Forty-three people have been sentenced to life in prison after a mass trial in Egypt that also saw years-long sentences given to hundreds of others.
Almost 500 people were charged with crimes over the violence which erupted following the removal of President Mohammed Morsi in 2013.
Three hundred of those on trial received sentences ranging from five to 15 years.
Fifty-four people were acquitted, including Irish citizen Ibrahim Halawa.
Mr Halawa was aged 17 when he was arrested and says he was tortured during his more than four-year imprisonment.
A US citizen, Ahmed Etiwy, was among those sentenced to five years in prison.
The mass trial was held in a courtroom at Wadi al-Natroun prison north of Cairo, human rights group Amnesty International says.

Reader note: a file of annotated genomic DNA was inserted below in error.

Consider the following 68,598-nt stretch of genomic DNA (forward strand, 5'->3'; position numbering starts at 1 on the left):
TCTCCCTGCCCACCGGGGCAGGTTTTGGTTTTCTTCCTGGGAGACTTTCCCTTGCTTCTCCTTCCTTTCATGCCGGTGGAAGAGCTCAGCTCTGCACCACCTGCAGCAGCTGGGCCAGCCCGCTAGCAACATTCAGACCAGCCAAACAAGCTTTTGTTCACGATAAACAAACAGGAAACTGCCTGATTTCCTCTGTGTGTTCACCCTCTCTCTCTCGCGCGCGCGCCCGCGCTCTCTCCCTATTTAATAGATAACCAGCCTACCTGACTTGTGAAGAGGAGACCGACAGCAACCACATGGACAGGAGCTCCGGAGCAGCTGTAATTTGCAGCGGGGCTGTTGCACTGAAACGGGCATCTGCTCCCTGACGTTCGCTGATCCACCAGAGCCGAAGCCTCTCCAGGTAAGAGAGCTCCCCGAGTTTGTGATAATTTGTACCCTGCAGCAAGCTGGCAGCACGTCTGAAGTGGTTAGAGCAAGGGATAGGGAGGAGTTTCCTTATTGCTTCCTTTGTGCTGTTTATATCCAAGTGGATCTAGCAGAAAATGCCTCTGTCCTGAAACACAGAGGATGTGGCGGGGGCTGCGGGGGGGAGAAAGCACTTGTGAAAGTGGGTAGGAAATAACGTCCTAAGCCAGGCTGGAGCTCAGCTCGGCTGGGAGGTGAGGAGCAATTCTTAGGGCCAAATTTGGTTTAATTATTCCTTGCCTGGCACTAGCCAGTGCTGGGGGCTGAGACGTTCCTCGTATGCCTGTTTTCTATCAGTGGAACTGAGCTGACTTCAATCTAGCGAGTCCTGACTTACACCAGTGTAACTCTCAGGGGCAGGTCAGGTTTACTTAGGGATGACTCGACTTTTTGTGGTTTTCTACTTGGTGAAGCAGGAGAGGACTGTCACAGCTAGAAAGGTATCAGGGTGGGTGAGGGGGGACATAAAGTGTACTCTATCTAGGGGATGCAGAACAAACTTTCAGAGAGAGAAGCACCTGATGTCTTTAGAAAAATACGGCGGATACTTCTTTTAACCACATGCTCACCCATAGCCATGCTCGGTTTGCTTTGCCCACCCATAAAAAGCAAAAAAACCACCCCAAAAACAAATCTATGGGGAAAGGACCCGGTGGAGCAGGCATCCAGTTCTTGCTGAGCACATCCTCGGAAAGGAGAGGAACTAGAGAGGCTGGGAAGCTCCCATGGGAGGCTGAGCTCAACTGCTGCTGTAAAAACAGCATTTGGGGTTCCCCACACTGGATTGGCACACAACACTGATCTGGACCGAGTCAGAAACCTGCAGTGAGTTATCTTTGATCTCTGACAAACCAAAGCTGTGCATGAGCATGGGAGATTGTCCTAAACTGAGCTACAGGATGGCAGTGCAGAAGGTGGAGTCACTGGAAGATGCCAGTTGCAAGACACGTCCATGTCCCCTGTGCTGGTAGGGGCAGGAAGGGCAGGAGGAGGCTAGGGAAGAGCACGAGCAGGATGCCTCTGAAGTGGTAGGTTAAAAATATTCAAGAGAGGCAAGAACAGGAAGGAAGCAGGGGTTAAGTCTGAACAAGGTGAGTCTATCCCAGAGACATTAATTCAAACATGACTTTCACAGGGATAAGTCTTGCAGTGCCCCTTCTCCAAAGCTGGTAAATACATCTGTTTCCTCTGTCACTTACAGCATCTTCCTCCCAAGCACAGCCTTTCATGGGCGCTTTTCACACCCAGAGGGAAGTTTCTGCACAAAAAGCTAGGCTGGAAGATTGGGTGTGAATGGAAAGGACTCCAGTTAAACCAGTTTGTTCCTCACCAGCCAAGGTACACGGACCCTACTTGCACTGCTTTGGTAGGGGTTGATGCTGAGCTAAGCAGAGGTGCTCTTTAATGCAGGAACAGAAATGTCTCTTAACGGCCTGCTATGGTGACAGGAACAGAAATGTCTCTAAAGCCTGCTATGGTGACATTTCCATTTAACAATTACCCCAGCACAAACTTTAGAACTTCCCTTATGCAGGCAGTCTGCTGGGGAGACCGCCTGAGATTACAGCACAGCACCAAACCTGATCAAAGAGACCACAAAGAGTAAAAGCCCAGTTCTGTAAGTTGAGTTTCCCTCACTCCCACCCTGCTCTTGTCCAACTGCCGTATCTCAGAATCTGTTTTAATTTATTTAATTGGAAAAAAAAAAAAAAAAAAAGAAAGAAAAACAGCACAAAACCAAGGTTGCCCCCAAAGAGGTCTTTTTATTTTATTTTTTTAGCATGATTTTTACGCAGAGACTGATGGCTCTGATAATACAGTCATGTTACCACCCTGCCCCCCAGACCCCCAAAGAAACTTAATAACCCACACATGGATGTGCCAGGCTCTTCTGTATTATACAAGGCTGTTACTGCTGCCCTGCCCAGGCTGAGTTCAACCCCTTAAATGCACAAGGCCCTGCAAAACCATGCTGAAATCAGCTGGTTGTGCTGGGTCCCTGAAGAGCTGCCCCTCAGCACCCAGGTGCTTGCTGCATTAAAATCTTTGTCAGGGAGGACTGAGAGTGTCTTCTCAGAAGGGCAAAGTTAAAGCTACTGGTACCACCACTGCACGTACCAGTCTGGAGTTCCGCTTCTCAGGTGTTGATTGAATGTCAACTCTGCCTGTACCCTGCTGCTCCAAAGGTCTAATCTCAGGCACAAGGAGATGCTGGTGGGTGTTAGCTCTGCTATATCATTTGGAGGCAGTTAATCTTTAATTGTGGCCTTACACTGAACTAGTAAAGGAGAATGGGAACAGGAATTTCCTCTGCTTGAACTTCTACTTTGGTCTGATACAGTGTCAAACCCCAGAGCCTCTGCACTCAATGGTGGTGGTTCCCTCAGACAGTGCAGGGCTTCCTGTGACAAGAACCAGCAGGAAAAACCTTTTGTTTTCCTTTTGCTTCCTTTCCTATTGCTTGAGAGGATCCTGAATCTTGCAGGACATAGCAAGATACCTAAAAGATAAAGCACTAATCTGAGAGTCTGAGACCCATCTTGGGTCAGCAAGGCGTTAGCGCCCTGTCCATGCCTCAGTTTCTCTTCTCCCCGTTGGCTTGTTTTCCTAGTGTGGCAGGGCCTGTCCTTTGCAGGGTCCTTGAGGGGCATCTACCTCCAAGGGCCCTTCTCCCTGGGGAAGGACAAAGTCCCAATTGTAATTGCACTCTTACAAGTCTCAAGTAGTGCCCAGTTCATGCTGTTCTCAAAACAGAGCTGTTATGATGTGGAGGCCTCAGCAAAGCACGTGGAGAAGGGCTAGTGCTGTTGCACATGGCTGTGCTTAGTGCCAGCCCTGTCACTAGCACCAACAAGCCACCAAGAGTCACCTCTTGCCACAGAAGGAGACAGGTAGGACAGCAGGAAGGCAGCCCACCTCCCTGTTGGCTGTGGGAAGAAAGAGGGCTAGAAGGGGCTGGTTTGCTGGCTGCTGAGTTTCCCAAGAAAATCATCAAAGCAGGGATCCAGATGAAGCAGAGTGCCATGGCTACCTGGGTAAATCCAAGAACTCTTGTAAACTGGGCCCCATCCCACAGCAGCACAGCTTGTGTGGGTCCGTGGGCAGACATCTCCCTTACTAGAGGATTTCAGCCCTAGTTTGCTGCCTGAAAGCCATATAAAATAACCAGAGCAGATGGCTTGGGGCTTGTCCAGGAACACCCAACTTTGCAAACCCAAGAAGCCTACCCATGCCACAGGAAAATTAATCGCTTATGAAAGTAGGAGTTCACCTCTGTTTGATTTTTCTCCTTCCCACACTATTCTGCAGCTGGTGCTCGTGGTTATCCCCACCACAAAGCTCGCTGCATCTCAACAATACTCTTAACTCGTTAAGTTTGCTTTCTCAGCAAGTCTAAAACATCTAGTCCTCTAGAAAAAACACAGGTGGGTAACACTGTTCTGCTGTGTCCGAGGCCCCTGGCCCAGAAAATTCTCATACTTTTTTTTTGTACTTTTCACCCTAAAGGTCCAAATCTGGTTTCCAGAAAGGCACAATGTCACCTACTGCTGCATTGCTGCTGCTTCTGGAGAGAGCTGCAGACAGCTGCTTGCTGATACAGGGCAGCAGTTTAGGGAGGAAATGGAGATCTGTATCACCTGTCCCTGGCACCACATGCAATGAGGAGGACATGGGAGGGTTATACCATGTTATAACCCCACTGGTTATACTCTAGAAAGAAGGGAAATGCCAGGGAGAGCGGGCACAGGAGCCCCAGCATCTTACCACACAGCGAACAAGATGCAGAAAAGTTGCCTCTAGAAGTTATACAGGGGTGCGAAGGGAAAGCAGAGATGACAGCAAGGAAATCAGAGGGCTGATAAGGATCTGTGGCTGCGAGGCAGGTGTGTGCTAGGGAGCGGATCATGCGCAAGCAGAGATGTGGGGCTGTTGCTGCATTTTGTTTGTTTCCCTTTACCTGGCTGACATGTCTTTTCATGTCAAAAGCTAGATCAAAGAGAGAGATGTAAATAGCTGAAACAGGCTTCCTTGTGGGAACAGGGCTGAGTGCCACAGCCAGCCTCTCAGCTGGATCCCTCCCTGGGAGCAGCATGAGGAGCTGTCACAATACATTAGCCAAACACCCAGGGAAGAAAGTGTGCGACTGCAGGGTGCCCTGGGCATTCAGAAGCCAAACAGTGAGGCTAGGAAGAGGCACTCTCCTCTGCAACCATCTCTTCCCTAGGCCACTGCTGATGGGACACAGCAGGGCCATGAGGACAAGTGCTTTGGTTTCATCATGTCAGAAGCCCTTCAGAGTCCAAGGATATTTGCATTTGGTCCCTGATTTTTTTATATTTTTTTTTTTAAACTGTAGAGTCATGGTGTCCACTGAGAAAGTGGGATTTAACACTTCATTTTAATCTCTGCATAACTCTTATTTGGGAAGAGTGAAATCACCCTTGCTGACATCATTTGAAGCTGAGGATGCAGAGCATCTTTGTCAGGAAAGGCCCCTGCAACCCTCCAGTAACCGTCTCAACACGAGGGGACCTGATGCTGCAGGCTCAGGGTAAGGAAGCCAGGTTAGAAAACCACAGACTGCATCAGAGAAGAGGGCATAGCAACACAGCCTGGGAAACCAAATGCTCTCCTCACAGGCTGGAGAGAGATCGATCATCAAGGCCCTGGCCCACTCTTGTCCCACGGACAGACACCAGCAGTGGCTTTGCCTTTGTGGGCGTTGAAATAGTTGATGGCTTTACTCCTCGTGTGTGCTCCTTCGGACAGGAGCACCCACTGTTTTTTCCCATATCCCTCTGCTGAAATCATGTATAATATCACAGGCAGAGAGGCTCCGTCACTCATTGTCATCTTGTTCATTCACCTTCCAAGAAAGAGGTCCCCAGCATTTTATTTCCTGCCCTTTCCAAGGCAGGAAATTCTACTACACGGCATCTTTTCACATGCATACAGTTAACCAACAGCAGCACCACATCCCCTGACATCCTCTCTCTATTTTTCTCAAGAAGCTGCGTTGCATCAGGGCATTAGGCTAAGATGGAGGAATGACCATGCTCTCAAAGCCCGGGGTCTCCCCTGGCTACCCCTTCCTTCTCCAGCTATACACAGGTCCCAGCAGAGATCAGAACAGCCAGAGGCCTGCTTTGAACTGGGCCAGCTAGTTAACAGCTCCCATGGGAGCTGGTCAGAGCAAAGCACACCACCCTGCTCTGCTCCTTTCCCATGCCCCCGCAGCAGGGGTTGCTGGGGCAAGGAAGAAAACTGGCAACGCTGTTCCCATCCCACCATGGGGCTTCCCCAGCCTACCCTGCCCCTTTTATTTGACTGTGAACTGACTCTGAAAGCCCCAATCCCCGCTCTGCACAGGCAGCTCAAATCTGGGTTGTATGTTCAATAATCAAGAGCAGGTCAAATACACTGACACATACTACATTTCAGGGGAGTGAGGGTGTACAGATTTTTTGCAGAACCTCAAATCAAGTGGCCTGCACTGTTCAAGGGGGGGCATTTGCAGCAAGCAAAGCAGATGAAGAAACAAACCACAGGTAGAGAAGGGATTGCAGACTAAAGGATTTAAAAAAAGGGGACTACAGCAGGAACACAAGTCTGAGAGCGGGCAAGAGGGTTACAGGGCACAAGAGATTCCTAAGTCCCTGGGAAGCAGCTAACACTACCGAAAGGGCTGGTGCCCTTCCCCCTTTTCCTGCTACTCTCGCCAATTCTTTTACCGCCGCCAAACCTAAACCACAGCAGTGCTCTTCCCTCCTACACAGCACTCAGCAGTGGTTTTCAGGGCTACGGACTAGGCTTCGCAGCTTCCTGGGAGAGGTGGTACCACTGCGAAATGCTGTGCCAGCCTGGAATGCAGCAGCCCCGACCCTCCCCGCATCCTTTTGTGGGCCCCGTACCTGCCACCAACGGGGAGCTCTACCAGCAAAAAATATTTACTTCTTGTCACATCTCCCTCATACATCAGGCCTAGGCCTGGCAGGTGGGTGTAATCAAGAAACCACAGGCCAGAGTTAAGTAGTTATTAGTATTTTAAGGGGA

The defendants faced a range of charges, including killing 44 people, breaking into a mosque, and possessing firearms, following rallies in support of the ousted Mr Morsi in August 2013.
Hundreds of protesters and dozens of security personnel died when security forces broke up pro-Morsi gatherings.
In the months that followed, there was a crackdown on the former president's supporters, and on the Muslim Brotherhood group to which he belongs, which Egypt later declared a "terrorist organisation".
Thousands of people have been arrested since.
In the latest mass trial, all defendants had faced a possible death penalty, but instead:
- 43 were sentenced to life imprisonment (25 years)
- 17 were sentenced to 15 years
- 67 were given 10-year sentences
- 216 were given five years
- 52 were acquitted
It remains unclear exactly what sentences the others received.
Amnesty International labelled the mass trial "utterly disgraceful" and accused the court of "sham proceedings".
It claimed that out of 330 defendants who had been imprisoned for more than four years, there was only evidence against two of them.
"These proceedings expose the deep flaws in Egypt's notorious criminal justice system," the group's North Africa campaign spokesperson, Najia Bounaim, said.